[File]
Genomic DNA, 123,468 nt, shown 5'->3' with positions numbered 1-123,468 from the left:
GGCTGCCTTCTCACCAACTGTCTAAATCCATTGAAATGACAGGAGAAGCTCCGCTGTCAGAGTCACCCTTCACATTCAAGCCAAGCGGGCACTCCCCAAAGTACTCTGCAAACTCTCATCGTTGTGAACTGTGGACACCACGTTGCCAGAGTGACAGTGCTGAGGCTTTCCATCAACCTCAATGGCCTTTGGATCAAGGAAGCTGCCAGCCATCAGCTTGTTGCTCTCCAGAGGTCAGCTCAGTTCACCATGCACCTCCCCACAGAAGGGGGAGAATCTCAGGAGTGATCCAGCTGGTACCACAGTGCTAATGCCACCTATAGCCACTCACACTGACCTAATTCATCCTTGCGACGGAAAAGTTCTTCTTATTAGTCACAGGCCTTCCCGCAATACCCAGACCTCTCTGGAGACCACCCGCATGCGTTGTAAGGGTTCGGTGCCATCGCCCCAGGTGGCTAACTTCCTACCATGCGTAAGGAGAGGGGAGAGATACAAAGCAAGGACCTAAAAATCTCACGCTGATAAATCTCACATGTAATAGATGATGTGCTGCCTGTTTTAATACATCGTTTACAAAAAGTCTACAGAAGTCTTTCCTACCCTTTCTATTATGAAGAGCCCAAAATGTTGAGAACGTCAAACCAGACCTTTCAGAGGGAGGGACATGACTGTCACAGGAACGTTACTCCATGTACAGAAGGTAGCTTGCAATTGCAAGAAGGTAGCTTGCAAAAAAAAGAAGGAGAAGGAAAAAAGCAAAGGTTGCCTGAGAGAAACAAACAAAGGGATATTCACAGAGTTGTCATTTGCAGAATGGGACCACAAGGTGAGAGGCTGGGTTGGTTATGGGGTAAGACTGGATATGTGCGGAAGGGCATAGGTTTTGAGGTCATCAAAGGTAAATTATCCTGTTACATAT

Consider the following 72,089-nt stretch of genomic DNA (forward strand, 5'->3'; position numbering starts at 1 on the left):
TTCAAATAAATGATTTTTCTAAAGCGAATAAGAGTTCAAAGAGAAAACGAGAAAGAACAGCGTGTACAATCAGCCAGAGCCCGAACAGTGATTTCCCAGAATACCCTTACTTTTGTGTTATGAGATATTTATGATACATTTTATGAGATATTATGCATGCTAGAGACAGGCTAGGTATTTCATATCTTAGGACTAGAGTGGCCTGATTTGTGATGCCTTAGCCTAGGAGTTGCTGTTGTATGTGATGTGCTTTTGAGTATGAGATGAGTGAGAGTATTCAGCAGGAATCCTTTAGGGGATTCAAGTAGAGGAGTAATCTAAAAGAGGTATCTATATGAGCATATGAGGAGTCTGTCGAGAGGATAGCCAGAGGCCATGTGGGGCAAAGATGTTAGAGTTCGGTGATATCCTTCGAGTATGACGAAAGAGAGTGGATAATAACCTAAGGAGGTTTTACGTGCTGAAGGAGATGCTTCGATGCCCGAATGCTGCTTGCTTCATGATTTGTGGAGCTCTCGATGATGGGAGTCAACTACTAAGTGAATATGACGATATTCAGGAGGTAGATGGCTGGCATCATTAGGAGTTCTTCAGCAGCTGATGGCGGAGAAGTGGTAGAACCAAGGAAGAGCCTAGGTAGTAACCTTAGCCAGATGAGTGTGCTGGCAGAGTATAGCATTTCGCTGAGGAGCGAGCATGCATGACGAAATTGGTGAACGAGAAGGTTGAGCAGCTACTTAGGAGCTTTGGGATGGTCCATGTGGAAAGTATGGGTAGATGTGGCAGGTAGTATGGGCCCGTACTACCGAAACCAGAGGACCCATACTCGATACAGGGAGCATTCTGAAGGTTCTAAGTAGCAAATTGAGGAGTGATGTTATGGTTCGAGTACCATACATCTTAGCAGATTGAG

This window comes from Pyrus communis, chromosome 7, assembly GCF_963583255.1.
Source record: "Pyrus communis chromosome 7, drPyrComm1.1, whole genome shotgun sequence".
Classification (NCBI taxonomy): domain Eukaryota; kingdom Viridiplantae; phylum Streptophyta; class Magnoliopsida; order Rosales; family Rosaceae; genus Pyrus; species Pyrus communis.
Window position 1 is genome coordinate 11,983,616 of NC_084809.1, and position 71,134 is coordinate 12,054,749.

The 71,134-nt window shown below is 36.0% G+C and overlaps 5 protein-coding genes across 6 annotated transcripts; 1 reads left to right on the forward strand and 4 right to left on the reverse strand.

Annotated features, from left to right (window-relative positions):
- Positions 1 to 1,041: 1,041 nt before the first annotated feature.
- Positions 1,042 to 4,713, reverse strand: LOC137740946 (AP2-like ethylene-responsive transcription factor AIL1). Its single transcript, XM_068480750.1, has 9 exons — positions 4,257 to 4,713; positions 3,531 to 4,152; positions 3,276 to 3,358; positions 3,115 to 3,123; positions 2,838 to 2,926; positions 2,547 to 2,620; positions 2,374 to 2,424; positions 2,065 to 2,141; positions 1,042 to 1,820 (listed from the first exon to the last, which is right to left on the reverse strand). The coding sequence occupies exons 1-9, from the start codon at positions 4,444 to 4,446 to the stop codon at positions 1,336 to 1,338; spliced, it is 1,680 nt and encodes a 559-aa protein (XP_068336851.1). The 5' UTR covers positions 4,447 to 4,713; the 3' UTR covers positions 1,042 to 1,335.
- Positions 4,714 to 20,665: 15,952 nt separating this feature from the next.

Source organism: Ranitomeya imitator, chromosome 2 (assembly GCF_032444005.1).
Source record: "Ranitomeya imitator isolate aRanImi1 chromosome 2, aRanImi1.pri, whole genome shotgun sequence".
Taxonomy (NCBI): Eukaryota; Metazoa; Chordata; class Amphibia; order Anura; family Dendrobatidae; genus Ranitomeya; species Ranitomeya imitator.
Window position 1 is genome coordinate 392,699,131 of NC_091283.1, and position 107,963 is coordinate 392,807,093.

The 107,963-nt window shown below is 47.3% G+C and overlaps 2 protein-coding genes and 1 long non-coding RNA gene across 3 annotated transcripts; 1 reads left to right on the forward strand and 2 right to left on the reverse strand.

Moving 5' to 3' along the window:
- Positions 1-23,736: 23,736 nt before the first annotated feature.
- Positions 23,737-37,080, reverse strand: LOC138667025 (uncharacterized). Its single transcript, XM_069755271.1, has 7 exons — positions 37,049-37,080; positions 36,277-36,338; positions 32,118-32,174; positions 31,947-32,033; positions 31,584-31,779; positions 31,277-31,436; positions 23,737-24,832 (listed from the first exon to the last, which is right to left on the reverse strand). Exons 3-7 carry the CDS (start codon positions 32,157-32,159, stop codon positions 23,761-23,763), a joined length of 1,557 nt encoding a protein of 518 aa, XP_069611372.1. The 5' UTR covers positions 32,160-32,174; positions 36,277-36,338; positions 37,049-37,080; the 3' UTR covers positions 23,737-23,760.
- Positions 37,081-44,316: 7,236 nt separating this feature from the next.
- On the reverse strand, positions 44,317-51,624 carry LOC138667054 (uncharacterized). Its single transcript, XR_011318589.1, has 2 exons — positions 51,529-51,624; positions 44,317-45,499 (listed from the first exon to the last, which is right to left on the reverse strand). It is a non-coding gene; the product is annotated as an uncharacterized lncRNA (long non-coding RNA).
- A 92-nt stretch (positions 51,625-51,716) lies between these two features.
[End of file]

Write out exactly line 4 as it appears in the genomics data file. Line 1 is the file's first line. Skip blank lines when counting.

TTCAAATAAATGATTTTTCTAAAGCGAATAAGAGTTCAAAGAGAAAACGAGAAAGAACAGCGTGTACAATCAGCCAGAGCCCGAACAGTGATTTCCCAGAATACCCTTACTTTTGTGTTATGAGATATTTATGATACATTTTATGAGATATTATGCATGCTAGAGACAGGCTAGGTATTTCATATCTTAGGACTAGAGTGGCCTGATTTGTGATGCCTTAGCCTAGGAGTTGCTGTTGTATGTGATGTGCTTTTGAGTATGAGATGAGTGAGAGTATTCAGCAGGAATCCTTTAGGGGATTCAAGTAGAGGAGTAATCTAAAAGAGGTATCTATATGAGCATATGAGGAGTCTGTCGAGAGGATAGCCAGAGGCCATGTGGGGCAAAGATGTTAGAGTTCGGTGATATCCTTCGAGTATGACGAAAGAGAGTGGATAATAACCTAAGGAGGTTTTACGTGCTGAAGGAGATGCTTCGATGCCCGAATGCTGCTTGCTTCATGATTTGTGGAGCTCTCGATGATGGGAGTCAACTACTAAGTGAATATGACGATATTCAGGAGGTAGATGGCTGGCATCATTAGGAGTTCTTCAGCAGCTGATGGCGGAGAAGTGGTAGAACCAAGGAAGAGCCTAGGTAGTAACCTTAGCCAGATGAGTGTGCTGGCAGAGTATAGCATTTCGCTGAGGAGCGAGCATGCATGACGAAATTGGTGAACGAGAAGGTTGAGCAGCTACTTAGGAGCTTTGGGATGGTCCATGTGGAAAGTATGGGTAGATGTGGCAGGTAGTATGGGCCCGTACTACCGAAACCAGAGGACCCATACTCGATACAGGGAGCATTCTGAAGGTTCTAAGTAGCAAATTGAGGAGTGATGTTATGGTTCGAGTACCATACATCTTAGCAGATTGAG